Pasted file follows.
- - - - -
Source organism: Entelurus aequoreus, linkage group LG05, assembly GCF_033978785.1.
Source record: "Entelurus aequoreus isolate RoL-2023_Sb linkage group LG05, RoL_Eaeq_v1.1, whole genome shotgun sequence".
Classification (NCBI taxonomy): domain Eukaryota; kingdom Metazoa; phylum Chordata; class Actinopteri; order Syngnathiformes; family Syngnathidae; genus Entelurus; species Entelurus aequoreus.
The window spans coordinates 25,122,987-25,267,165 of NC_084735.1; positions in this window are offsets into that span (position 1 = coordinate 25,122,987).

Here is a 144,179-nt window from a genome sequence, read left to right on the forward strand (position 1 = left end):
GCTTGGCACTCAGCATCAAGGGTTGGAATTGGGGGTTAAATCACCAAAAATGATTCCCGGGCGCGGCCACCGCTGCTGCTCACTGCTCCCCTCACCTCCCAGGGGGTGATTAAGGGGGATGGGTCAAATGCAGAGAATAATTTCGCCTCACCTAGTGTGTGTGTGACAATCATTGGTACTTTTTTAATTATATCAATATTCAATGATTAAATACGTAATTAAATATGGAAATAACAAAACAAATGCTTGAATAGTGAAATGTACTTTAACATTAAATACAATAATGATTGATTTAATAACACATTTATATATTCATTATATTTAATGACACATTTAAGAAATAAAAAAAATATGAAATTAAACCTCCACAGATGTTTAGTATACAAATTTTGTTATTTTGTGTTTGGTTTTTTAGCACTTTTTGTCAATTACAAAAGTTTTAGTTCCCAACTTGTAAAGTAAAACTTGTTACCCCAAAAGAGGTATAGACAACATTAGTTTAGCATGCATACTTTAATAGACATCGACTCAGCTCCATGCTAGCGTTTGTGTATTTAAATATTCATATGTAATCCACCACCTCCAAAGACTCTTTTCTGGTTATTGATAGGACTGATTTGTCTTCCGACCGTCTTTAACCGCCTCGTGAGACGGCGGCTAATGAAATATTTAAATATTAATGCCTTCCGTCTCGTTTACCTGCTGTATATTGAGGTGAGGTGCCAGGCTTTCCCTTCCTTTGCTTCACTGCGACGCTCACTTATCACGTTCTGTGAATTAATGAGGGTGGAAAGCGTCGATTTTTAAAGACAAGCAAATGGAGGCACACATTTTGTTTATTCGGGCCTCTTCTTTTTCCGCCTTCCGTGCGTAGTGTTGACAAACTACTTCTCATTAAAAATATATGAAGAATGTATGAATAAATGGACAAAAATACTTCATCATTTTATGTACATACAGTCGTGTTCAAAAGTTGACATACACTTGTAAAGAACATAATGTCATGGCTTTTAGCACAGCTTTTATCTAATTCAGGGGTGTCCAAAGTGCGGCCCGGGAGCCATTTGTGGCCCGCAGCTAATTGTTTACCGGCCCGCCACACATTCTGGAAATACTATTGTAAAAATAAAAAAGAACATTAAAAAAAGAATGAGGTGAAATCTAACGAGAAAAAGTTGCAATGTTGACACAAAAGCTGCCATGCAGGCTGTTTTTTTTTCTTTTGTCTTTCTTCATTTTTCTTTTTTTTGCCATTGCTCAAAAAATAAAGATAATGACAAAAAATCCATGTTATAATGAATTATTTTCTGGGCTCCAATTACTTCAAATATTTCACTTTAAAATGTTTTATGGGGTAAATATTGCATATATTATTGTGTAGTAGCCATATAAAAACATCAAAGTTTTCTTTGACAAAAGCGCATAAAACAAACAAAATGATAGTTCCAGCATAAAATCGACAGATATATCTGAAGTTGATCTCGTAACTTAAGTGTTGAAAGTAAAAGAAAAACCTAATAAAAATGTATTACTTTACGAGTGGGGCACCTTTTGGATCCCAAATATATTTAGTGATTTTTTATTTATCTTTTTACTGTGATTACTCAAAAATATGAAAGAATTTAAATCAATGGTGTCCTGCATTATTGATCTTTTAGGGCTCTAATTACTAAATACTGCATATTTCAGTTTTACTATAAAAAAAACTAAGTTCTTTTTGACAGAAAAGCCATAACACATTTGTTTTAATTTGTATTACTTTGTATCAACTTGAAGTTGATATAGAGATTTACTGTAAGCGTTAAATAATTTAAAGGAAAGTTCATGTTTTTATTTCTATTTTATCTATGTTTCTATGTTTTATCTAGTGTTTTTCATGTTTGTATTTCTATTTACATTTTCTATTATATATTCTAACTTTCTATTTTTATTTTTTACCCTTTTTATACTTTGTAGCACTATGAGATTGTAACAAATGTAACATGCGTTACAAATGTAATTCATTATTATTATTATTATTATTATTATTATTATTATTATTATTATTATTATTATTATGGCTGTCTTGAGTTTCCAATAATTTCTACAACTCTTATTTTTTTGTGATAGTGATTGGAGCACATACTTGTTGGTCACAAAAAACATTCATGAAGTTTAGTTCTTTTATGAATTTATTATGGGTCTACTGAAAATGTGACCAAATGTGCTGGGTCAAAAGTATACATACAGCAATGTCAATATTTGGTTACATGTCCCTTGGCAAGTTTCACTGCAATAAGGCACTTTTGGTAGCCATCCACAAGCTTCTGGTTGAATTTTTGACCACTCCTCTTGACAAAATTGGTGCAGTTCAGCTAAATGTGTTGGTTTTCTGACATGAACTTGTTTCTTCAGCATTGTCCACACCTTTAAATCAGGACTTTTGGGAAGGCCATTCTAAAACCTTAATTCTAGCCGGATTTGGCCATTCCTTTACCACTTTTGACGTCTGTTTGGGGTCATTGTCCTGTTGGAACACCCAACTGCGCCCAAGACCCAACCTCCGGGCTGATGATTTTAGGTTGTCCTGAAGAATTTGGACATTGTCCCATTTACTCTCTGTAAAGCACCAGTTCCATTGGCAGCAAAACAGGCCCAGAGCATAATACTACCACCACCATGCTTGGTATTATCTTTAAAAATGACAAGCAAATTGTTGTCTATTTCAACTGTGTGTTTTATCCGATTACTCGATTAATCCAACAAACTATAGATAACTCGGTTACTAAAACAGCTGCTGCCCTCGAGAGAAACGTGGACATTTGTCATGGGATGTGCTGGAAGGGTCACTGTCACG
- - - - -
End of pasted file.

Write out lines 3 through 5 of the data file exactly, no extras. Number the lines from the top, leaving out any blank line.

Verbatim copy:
Classification (NCBI taxonomy): domain Eukaryota; kingdom Metazoa; phylum Chordata; class Actinopteri; order Syngnathiformes; family Syngnathidae; genus Entelurus; species Entelurus aequoreus.
The window spans coordinates 25,122,987-25,267,165 of NC_084735.1; positions in this window are offsets into that span (position 1 = coordinate 25,122,987).

Here is a 144,179-nt window from a genome sequence, read left to right on the forward strand (position 1 = left end):